Cavalry Lieutenant Can Elliott is ordered to bring in Seminole Indian chief Black Cat, who is leading his tribe in a campaign of terror and bloodshed. Black Cat kidnaps Susan Hannah, ...
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Jonas Trapp falls in love with the beautiful Jessie, a wealthy girl out of his humble class. Against the wishes of her snobbish aunt, she marries him, later faking a pregnancy to win her ... See full summary »
Cavalry Lieutenant Can Elliott is ordered to bring in Seminole Indian chief Black Cat, who is leading his tribe in a campaign of terror and bloodshed. Black Cat kidnaps Susan Hannah, daughter of Colonel Hannah and the girl Cam loves, planning to trade her to renegade white men for guns. Cam pursues the Seminoles, and after a bloody battle in which his small force kills hundred of Seminoles with avalanche and fire, forces Black Cat's surrender.Written by
Les Adams <firstname.lastname@example.org>
I am not a historian, but I am smart enough to know that Seminole wars occurred in Florida - I guess South Florida - or at worst a bit in Oklahoma, but certainly not so far west...Why not Apache warriors in Connecticut? But all this contributes to Sam Katzman's productions charm, so far from the true events which they are supposed to tell about in the most accurate way. But after all, who cares? No folks, don't be disturbed by all those historical mistakes. That little western remains a very appreciable time waster. Routine but a feature that the movie buffs will be glad to see. Earl Bellamy worked most of his career for the TV industry.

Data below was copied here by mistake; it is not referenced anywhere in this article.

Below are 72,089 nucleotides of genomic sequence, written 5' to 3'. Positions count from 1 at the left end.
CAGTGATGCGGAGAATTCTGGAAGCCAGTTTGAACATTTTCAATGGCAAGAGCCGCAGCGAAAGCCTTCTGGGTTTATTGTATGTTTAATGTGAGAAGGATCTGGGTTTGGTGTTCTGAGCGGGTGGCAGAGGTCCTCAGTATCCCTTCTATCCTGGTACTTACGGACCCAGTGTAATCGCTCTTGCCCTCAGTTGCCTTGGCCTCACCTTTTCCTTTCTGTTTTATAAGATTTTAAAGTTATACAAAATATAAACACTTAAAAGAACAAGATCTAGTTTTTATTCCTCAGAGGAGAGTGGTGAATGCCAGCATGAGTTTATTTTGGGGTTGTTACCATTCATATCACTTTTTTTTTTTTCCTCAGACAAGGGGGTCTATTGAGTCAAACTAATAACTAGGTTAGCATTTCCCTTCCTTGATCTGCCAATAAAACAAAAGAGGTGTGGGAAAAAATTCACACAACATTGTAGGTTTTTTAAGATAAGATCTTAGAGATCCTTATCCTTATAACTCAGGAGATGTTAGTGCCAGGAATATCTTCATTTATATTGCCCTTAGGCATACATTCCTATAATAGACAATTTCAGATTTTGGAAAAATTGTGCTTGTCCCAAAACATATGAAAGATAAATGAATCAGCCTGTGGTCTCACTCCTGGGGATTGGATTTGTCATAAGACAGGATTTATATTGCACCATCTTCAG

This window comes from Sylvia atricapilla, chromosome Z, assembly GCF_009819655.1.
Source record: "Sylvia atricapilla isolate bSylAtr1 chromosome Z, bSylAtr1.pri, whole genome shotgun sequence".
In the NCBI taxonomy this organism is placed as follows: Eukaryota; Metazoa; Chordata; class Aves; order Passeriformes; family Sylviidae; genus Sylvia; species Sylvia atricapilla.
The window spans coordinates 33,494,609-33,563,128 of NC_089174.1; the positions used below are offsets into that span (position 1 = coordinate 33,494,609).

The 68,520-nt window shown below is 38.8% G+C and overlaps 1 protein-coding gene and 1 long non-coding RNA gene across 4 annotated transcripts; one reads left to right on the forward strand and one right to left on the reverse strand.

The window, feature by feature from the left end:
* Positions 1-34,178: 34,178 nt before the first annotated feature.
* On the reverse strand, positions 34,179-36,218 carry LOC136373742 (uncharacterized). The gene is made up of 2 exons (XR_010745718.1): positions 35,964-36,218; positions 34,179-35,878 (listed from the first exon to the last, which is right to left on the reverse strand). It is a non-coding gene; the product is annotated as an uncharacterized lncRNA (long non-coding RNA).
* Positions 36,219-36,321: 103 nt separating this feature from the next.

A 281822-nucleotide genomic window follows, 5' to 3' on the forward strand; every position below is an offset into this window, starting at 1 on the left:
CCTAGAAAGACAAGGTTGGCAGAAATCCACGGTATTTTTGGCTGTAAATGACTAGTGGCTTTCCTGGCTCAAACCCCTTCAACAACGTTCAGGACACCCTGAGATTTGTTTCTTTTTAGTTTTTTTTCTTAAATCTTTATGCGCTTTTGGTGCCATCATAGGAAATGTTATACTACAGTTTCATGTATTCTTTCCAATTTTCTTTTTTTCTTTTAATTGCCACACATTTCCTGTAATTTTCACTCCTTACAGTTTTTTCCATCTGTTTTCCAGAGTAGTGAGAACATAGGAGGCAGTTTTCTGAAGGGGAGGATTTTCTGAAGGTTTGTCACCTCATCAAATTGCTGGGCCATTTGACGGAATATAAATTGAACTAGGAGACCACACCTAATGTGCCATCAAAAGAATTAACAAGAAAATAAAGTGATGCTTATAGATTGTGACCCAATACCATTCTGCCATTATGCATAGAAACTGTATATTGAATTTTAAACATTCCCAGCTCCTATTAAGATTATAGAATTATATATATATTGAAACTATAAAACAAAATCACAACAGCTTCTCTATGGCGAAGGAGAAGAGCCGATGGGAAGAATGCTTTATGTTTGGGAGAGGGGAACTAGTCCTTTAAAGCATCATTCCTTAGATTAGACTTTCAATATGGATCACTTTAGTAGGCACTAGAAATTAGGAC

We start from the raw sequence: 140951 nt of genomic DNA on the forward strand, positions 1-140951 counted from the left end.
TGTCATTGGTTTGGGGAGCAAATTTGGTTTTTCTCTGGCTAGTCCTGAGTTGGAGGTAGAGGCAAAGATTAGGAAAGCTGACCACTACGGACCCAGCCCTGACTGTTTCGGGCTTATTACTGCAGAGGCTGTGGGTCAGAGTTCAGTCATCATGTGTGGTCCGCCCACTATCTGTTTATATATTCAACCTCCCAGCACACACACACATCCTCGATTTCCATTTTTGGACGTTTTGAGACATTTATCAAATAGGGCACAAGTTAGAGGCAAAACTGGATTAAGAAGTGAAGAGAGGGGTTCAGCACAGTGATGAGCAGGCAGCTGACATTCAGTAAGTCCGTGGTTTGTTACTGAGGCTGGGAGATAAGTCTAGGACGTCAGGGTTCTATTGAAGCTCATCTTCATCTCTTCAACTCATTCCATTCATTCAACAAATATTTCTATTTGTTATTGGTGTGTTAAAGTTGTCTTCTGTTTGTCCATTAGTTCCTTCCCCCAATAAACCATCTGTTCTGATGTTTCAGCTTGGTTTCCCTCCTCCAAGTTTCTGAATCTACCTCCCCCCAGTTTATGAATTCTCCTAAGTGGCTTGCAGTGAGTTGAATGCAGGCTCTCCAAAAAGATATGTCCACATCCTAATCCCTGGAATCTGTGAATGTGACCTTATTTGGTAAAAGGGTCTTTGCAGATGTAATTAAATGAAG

If you search for authentic films about Seminole wars, at least far more accurate then this one, try instead Raoul Walsh's DISTANT DRUMS or Budd Boetticher's SEMINOLE. I have ween some other grade B westerns in black and white about Seminoles but I don't remind which ones.
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